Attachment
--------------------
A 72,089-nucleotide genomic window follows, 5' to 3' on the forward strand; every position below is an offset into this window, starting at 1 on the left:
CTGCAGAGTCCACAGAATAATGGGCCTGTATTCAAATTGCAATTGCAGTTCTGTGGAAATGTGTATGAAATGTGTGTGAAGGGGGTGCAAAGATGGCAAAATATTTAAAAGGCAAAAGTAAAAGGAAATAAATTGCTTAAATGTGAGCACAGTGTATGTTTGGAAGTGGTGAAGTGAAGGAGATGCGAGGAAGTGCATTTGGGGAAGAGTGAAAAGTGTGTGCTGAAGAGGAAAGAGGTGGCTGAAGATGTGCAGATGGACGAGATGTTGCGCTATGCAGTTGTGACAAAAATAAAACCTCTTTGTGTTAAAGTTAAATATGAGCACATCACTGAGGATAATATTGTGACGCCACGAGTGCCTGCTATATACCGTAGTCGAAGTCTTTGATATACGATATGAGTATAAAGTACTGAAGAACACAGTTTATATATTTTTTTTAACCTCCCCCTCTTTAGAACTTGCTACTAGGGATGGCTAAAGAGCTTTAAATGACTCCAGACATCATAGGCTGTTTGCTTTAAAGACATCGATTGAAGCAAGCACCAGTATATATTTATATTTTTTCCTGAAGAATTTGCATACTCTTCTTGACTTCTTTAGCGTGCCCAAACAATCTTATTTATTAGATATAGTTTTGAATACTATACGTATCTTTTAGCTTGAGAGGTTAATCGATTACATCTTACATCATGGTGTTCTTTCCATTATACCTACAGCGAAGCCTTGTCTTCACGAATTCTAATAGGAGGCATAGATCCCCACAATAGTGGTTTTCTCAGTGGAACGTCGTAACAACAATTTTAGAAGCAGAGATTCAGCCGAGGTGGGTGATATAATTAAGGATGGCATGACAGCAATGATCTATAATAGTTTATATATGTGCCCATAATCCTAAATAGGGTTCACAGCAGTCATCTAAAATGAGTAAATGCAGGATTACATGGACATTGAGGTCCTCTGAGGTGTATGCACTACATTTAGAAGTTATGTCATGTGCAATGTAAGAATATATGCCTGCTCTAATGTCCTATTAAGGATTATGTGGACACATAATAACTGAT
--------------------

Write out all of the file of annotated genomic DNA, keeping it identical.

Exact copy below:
A 72,089-nucleotide genomic window follows, 5' to 3' on the forward strand; every position below is an offset into this window, starting at 1 on the left:
CTGCAGAGTCCACAGAATAATGGGCCTGTATTCAAATTGCAATTGCAGTTCTGTGGAAATGTGTATGAAATGTGTGTGAAGGGGGTGCAAAGATGGCAAAATATTTAAAAGGCAAAAGTAAAAGGAAATAAATTGCTTAAATGTGAGCACAGTGTATGTTTGGAAGTGGTGAAGTGAAGGAGATGCGAGGAAGTGCATTTGGGGAAGAGTGAAAAGTGTGTGCTGAAGAGGAAAGAGGTGGCTGAAGATGTGCAGATGGACGAGATGTTGCGCTATGCAGTTGTGACAAAAATAAAACCTCTTTGTGTTAAAGTTAAATATGAGCACATCACTGAGGATAATATTGTGACGCCACGAGTGCCTGCTATATACCGTAGTCGAAGTCTTTGATATACGATATGAGTATAAAGTACTGAAGAACACAGTTTATATATTTTTTTTAACCTCCCCCTCTTTAGAACTTGCTACTAGGGATGGCTAAAGAGCTTTAAATGACTCCAGACATCATAGGCTGTTTGCTTTAAAGACATCGATTGAAGCAAGCACCAGTATATATTTATATTTTTTCCTGAAGAATTTGCATACTCTTCTTGACTTCTTTAGCGTGCCCAAACAATCTTATTTATTAGATATAGTTTTGAATACTATACGTATCTTTTAGCTTGAGAGGTTAATCGATTACATCTTACATCATGGTGTTCTTTCCATTATACCTACAGCGAAGCCTTGTCTTCACGAATTCTAATAGGAGGCATAGATCCCCACAATAGTGGTTTTCTCAGTGGAACGTCGTAACAACAATTTTAGAAGCAGAGATTCAGCCGAGGTGGGTGATATAATTAAGGATGGCATGACAGCAATGATCTATAATAGTTTATATATGTGCCCATAATCCTAAATAGGGTTCACAGCAGTCATCTAAAATGAGTAAATGCAGGATTACATGGACATTGAGGTCCTCTGAGGTGTATGCACTACATTTAGAAGTTATGTCATGTGCAATGTAAGAATATATGCCTGCTCTAATGTCCTATTAAGGATTATGTGGACACATAATAACTGAT